Indeed, It’s Just a Cup

For some inexplicable reason, Americans have developed this need to be offended by everything they see and hear. In the past several months, America has expressed its deep and passionate offense toward the following things: Taylor Swift’s “Wildest Dreams” music video, Cosmopolitan’s “First Family” cover, Ariana Grande’s donut-licking, and Girl Scouts cookie prices. But we Americans have officially outdone ourselves with our most recent outcry: the Starbucks holiday 2016 cup.

It’s a plain red cup with the classic Starbucks logo and a white lid. The only ones who should feel personally attacked by the Starbucks cup are the other colors in the rainbow. Why, please, does this offend any free-thinking human being?

The claim is that Starbucks is waging a war on Christmas by removing the classic trees, snowflakes and ornaments that have historically decorated its cups in past holiday seasons. Starbucks’ response to the criticism is that the “unadorned cup allows customers to put their unique drawings and message on it.” Maybe that is the real reason, or maybe Starbucks just realized that there are other religions out there and the company can’t fit every single one of their religious holiday symbols on a freaking coffee cup.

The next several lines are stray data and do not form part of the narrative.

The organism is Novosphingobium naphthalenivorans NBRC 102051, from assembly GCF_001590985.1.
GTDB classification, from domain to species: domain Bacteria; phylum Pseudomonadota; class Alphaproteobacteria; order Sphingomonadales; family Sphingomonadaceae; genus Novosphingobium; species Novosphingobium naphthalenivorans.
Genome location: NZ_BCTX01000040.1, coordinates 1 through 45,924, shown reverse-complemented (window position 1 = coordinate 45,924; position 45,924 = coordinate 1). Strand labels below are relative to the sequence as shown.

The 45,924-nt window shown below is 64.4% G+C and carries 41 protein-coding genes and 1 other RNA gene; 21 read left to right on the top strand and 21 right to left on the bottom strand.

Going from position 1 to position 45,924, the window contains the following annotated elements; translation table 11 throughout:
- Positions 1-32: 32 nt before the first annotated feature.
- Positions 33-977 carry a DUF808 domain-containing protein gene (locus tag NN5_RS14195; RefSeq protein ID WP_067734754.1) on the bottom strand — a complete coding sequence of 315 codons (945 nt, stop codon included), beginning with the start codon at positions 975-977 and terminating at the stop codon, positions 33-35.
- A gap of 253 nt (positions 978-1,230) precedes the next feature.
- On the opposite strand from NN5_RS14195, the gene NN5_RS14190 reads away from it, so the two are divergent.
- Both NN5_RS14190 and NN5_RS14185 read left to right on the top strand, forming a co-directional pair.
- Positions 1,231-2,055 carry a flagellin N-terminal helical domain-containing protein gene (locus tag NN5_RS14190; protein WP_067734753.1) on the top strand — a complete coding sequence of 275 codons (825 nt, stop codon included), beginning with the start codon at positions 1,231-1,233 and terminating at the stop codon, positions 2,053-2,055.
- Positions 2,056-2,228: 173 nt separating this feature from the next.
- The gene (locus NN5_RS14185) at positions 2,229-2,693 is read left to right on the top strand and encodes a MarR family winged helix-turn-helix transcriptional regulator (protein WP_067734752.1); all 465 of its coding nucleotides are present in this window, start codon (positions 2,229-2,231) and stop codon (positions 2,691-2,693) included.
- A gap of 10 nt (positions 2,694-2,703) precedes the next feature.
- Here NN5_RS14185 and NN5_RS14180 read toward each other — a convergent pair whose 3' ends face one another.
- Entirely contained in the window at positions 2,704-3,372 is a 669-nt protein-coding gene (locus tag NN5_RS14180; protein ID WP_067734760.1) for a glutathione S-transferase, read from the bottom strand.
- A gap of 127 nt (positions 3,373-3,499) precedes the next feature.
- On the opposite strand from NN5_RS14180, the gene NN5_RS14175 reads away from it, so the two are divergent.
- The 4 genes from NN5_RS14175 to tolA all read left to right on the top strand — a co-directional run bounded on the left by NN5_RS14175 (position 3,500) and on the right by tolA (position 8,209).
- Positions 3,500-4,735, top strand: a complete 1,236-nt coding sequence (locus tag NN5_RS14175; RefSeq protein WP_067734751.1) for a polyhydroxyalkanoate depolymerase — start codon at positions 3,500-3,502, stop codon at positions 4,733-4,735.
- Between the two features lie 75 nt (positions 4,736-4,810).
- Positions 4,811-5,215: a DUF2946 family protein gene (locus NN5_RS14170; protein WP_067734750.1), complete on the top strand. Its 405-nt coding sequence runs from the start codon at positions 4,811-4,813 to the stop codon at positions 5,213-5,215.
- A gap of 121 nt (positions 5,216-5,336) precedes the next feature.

The most outrageous part of this whole mess is that people are actually taking time out of their days to post videos, photos and messages on social media to condemn the coffee company. Joshua Feuerstein, an Arizona Christian, posted a 1:18 minute video to his Facebook page claiming that Starbucks removed the Christmas decorations from their cups because the company hates Jesus. The video received more than 200,000 likes. People like Feuerstein should take a minute to remember that in less than an hour after ordering the coffee drink, the cup will end up in the garbage and for that reason, it doesn’t really matter what’s on it.

I can think of at least two more offensive things that Starbucks does to its customers that no one else seems to have noticed: they are already using holiday cups in early November, and they charge nearly $5 for a cup of mediocre coffee. Also, since when did Starbucks cups become the sole representation of Christmas?

There are at least some clear-headed people out there who recognize how thoughtless this “Starbucks Hates Organized Religion” conspiracy is and are fighting back against the haters. The #ItsJustACup is circling around the Internet with nothing but good intentions. The hashtag has either stood on its own or ended with a statement like “Children are starving. Girls in developing countries are experiencing genital mutilation. Veterans are homeless. There’s no cure for cancer.”

Instead of wasting our time boycotting the coffee chain and writing nasty remarks online, we should just drink our coffee in whatever cup it comes in and carry on with our lives. There are more important things in life than what the container of your coffee looks like.

Jessica Cherner is a College senior from Bethesda, Maryland. 

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